Earls:  I  spent fifteen years as a Registered Dietitian without experiencing what it feels like to help a single person (including myself).  Five years ago I began doing my own research to learn how food could be my own best medicine.  Now I get feedback almost daily from people who say that my book or classes or consultations have ‘changed their life.’  People have used my book to eliminate their need for chemotherapeutic drugs and medications for diabetes, high blood pressure, high cholesterol, arthritis, asthma, psoriasis, eczema and more.  They’re losing up to 80 pounds of unwanted weight and they’re keeping it off.  They’re experiencing their best athletic performances.  Fifteen years without professional productivity make me an efficiency nut now.  One goal in writing the book was to make this way of eating ‘fit’ into the busy American lifestyle to increase the odds that people would try it and experience better health.  So I’m absolutely thrilled when I hear from people who say they spent just $11.99 to buy my book at Amazon and subsequently eliminated need for expensive, powerful prescriptions for many types of chronic disease.   Readers often tell me that it’s the ‘fast food’ approach (meaning preparation doesn’t require a lot of time) that I teach, and that my book is a non-threatening 62 pages, that enables them to get started and to stick with it until they get results.


Dewke:  You advocate the theory of leaky gut as a cause for disease — including but not limited to psoriasis — and in your description the villain appears to be “toxins” that can’t be eliminated through urination or defecation, so are “shuttled” to the skin and the lungs, which you also call “elimination organs.”  Have you any insight as to what these toxins are?  For example, if they are proteins derived from the foods that we eat, can’t they be identified in the blood or in the skin and lungs? Wouldn’t they make the chemical composition of our sweat or our breath (or our blood) somehow different from people who were NOT so toxic?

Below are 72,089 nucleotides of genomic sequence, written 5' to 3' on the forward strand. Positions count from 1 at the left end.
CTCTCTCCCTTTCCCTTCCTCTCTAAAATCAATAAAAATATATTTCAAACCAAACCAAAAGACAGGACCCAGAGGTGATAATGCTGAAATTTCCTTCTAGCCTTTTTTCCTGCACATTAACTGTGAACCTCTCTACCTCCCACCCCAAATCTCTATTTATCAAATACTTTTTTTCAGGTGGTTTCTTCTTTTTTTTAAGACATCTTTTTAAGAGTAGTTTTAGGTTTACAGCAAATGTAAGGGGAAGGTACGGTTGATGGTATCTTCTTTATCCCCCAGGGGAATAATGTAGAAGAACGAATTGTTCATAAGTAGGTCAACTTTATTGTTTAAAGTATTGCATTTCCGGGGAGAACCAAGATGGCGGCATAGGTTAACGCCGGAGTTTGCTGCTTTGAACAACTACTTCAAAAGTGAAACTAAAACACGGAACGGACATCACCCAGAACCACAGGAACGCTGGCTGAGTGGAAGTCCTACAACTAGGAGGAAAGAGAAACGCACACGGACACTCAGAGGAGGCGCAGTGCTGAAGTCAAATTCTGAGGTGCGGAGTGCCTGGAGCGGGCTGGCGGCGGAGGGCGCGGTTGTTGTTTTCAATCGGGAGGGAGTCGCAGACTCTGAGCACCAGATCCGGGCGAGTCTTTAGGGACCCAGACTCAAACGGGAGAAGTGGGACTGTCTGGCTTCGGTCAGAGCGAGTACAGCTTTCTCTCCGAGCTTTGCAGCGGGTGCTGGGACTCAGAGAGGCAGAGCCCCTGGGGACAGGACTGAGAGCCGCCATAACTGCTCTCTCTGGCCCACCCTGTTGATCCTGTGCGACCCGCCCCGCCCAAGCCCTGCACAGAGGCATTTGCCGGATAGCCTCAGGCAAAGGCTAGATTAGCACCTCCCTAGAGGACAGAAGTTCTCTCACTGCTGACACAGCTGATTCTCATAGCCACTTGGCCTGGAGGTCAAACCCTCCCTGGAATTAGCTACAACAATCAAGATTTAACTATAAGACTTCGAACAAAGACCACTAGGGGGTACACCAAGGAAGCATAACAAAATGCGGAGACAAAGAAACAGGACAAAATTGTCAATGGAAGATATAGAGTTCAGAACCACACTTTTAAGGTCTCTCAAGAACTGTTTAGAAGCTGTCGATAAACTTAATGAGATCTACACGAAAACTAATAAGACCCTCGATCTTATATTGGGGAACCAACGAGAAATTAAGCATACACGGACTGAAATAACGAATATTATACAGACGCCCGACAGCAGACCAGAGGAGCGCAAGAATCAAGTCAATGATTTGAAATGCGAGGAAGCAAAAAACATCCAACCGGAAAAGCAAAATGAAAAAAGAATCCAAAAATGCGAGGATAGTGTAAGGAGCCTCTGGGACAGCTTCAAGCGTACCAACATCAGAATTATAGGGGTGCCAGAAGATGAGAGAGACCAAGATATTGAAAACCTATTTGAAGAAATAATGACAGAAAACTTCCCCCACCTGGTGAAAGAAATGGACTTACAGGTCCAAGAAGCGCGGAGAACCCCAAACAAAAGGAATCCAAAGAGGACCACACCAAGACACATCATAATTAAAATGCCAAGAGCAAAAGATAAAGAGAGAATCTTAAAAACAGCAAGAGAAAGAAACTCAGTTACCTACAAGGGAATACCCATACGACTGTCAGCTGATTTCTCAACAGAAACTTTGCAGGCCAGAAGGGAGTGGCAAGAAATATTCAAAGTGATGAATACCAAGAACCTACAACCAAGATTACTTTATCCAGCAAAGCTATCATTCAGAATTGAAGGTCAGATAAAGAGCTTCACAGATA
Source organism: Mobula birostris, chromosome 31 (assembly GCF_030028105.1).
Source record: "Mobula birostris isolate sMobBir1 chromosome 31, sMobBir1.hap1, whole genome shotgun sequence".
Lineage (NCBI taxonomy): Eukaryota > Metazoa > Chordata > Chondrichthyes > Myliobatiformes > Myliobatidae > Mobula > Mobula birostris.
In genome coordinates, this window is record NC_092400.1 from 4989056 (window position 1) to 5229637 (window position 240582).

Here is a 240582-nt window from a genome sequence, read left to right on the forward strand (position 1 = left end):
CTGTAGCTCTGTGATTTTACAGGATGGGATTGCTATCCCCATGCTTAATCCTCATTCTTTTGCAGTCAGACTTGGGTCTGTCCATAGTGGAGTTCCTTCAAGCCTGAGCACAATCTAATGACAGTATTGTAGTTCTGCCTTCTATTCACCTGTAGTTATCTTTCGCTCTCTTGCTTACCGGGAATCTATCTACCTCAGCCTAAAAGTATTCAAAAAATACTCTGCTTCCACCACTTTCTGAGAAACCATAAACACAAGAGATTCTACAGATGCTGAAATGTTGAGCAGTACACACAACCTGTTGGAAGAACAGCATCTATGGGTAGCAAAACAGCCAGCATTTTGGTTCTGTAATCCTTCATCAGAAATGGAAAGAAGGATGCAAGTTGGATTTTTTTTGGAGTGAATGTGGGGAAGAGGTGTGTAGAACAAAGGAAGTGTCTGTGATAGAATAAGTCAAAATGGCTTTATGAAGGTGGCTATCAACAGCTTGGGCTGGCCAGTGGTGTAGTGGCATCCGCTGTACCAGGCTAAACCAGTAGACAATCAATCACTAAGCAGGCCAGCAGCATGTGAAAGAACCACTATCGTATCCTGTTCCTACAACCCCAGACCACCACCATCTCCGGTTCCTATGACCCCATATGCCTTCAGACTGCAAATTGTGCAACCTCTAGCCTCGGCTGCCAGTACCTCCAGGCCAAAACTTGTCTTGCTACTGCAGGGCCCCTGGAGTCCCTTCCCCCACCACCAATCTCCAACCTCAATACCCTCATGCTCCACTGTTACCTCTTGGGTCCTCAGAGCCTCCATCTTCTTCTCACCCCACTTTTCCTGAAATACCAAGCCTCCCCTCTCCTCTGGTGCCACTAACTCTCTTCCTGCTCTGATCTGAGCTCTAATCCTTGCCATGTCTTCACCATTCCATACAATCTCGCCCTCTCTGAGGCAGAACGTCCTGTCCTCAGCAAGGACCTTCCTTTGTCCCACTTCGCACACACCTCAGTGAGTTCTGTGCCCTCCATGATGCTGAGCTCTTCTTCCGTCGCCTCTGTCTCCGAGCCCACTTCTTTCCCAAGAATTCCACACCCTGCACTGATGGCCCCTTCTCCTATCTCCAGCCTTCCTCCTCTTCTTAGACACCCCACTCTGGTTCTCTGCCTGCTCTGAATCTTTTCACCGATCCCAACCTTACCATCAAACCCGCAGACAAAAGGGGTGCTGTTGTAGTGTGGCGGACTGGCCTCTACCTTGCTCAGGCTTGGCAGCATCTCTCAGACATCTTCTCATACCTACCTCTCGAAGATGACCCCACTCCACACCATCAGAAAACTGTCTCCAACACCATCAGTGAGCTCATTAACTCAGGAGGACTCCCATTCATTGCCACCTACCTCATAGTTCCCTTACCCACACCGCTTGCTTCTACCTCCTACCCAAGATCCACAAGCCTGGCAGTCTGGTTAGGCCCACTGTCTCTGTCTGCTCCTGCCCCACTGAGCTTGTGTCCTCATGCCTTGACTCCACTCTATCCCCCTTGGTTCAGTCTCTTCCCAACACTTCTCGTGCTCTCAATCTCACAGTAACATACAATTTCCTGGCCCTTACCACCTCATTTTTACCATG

Earls:  I don’t claim to know the cause of psoriasis.  Not everyone with the genetic markers for psoriasis will ultimately develop it and there are many triggers.  I agree with the conclusions to the published study on diet and psoriasis from the British Journal of Dermatology that states "the diet is one factor in the aetiology and pathogenesis of psoriasis" (available online through as "Diet and Psoriasis: Experimental Data and Clinical Evidence").  Toxins can be anything that has a toxic effect on one’s body and that can be different things for different people.  More common toxins could include parasites, fungi, pesticides, herbicides, heavy metals like mercury, preservatives, artificial colors and flavors, and genetic modifications in food.  Methotrexate is an example of a psoriasis drug that has toxic side effects to the liver.  According to the said published study and some others, people with psoriasis experience a higher incidence of gluten intolerance.  Gluten is a protein found in wheat, oats, rye, spelt, kamut, cous cous, semolina, barley.  Gluten intolerance can range from mild to severe, but anyone with gluten intolerance will more likely experience an inflamed, damaged, malabsorptive gut.  Gluten intolerance can be tested both as an allergy and as an insensitivity via blood testing.  Other toxicities can be tested via saliva, urine or biopsy.  Extreme gluten intolerance can yield celiac disease.  One means of diagnosing celiac disease is  by taking photographs that illuminate visible ulcerations within the gut.